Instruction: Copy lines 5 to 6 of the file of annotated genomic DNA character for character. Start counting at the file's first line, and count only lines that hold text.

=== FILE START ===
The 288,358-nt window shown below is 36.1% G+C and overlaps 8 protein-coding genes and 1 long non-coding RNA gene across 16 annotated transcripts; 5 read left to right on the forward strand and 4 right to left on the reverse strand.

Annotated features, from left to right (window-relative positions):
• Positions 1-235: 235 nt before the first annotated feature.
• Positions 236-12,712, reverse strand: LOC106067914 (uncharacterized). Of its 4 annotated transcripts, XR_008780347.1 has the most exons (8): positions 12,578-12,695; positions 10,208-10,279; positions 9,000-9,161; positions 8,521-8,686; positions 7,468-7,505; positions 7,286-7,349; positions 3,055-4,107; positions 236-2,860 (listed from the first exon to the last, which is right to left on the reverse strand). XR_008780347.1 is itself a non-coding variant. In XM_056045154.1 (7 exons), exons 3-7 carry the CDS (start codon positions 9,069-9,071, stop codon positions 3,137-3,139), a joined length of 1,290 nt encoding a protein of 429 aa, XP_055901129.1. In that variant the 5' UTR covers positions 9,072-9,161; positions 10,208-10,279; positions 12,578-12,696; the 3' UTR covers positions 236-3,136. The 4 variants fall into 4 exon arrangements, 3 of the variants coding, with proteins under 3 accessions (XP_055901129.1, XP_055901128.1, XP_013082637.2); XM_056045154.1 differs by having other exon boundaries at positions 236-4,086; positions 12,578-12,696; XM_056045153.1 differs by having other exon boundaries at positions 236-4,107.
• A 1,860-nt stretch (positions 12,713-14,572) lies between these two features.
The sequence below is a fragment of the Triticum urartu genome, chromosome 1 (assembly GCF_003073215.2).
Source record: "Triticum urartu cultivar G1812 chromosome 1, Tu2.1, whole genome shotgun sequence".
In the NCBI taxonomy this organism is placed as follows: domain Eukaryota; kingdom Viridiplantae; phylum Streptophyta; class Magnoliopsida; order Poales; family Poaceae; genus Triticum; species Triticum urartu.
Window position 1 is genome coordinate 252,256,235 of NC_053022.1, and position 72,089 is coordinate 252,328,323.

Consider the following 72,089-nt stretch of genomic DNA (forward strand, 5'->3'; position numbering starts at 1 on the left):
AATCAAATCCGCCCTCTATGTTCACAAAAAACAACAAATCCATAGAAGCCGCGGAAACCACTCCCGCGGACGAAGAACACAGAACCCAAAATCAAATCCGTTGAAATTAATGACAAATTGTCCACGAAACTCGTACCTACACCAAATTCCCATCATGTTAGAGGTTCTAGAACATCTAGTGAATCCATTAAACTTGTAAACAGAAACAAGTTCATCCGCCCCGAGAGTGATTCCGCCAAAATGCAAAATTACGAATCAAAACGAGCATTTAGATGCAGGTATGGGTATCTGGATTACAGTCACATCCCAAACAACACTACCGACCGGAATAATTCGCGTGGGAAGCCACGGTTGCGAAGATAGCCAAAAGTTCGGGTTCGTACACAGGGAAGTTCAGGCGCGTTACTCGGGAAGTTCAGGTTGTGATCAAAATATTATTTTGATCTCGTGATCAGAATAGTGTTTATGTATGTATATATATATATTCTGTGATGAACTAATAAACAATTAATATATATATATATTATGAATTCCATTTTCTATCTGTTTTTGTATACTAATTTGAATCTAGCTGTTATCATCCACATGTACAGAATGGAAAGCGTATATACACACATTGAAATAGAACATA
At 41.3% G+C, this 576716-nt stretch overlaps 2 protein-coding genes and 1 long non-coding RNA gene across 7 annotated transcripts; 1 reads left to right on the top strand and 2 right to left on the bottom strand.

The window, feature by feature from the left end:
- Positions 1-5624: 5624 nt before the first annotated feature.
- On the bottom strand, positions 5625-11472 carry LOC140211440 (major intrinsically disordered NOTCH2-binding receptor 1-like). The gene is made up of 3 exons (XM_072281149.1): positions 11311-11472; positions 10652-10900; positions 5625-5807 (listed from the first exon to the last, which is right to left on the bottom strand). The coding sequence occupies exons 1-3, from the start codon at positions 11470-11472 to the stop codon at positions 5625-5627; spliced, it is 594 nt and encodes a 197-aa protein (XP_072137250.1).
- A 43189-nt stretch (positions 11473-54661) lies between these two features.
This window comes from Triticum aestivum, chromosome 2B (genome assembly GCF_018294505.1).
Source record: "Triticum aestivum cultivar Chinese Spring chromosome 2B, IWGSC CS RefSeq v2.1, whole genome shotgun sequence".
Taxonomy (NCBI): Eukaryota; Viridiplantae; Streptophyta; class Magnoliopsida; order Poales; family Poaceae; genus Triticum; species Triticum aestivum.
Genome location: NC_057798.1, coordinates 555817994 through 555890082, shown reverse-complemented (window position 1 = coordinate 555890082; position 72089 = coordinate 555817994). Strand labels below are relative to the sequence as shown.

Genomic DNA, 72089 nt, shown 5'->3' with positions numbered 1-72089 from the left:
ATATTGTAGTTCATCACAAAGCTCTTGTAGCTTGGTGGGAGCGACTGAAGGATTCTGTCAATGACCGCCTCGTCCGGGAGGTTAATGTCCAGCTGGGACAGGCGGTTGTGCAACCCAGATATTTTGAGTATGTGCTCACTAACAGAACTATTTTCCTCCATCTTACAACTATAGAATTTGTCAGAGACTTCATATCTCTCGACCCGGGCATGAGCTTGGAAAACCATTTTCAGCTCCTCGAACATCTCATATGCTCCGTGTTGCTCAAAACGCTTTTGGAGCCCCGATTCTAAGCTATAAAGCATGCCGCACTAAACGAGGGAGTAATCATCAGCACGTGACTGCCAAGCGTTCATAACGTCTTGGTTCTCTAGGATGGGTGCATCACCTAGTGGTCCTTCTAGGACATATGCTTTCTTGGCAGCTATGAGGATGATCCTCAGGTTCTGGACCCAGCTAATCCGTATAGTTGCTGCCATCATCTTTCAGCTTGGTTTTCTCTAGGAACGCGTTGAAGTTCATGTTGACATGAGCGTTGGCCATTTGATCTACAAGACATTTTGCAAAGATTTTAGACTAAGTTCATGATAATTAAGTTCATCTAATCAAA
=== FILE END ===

• A 1,860-nt stretch (positions 12,713-14,572) lies between these two features.
The sequence below is a fragment of the Triticum urartu genome, chromosome 1 (assembly GCF_003073215.2).